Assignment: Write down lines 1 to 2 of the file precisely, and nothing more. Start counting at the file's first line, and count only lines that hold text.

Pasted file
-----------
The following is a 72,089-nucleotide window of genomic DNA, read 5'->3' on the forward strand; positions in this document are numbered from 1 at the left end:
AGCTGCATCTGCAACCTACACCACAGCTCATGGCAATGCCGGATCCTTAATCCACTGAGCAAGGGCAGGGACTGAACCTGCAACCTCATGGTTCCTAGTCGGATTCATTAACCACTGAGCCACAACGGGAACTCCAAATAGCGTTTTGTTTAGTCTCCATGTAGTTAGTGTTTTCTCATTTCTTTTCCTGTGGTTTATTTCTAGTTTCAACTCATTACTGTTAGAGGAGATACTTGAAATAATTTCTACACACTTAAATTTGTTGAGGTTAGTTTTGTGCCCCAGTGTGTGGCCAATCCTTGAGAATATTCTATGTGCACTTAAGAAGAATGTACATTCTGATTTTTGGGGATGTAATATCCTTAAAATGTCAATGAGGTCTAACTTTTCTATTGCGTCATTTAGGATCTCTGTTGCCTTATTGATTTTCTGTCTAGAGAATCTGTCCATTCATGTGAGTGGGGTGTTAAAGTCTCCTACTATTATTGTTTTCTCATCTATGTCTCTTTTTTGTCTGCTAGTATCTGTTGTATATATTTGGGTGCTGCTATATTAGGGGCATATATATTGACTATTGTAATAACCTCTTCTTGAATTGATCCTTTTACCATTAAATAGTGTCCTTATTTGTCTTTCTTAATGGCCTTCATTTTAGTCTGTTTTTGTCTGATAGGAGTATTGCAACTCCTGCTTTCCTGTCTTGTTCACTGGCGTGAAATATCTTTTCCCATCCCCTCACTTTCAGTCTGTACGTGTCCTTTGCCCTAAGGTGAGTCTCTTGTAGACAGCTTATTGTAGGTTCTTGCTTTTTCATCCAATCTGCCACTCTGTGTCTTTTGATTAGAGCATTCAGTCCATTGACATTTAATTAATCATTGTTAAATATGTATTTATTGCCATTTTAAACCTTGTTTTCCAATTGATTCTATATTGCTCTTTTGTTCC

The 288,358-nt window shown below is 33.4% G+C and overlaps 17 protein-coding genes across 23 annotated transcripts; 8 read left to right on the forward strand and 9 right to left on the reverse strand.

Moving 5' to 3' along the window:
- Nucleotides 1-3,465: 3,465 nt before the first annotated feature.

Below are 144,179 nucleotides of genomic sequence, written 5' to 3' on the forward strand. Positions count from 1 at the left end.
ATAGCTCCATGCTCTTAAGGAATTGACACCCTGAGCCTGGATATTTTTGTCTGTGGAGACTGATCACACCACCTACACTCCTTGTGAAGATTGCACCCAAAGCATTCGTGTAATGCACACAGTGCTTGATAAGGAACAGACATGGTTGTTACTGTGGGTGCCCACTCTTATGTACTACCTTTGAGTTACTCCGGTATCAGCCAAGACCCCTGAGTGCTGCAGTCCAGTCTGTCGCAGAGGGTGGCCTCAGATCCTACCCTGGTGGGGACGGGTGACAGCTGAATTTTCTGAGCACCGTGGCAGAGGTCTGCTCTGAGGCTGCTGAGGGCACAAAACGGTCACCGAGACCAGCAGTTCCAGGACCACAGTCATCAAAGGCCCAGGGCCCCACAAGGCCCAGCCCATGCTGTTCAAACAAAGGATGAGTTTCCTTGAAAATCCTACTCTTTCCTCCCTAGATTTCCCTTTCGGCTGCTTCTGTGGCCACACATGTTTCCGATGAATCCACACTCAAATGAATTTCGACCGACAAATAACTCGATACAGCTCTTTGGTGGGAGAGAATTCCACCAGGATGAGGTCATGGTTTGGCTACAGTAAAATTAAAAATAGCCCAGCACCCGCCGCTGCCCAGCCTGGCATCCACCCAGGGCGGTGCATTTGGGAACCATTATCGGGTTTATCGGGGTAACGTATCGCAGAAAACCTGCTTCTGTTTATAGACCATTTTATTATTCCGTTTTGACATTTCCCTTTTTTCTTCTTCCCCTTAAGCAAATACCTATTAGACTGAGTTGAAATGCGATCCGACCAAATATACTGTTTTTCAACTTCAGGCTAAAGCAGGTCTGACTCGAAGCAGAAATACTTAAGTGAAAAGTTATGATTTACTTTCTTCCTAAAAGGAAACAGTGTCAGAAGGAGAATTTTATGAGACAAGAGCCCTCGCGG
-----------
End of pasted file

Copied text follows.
The following is a 72,089-nucleotide window of genomic DNA, read 5'->3' on the forward strand; positions in this document are numbered from 1 at the left end:
AGCTGCATCTGCAACCTACACCACAGCTCATGGCAATGCCGGATCCTTAATCCACTGAGCAAGGGCAGGGACTGAACCTGCAACCTCATGGTTCCTAGTCGGATTCATTAACCACTGAGCCACAACGGGAACTCCAAATAGCGTTTTGTTTAGTCTCCATGTAGTTAGTGTTTTCTCATTTCTTTTCCTGTGGTTTATTTCTAGTTTCAACTCATTACTGTTAGAGGAGATACTTGAAATAATTTCTACACACTTAAATTTGTTGAGGTTAGTTTTGTGCCCCAGTGTGTGGCCAATCCTTGAGAATATTCTATGTGCACTTAAGAAGAATGTACATTCTGATTTTTGGGGATGTAATATCCTTAAAATGTCAATGAGGTCTAACTTTTCTATTGCGTCATTTAGGATCTCTGTTGCCTTATTGATTTTCTGTCTAGAGAATCTGTCCATTCATGTGAGTGGGGTGTTAAAGTCTCCTACTATTATTGTTTTCTCATCTATGTCTCTTTTTTGTCTGCTAGTATCTGTTGTATATATTTGGGTGCTGCTATATTAGGGGCATATATATTGACTATTGTAATAACCTCTTCTTGAATTGATCCTTTTACCATTAAATAGTGTCCTTATTTGTCTTTCTTAATGGCCTTCATTTTAGTCTGTTTTTGTCTGATAGGAGTATTGCAACTCCTGCTTTCCTGTCTTGTTCACTGGCGTGAAATATCTTTTCCCATCCCCTCACTTTCAGTCTGTACGTGTCCTTTGCCCTAAGGTGAGTCTCTTGTAGACAGCTTATTGTAGGTTCTTGCTTTTTCATCCAATCTGCCACTCTGTGTCTTTTGATTAGAGCATTCAGTCCATTGACATTTAATTAATCATTGTTAAATATGTATTTATTGCCATTTTAAACCTTGTTTTCCAATTGATTCTATATTGCTCTTTTGTTCC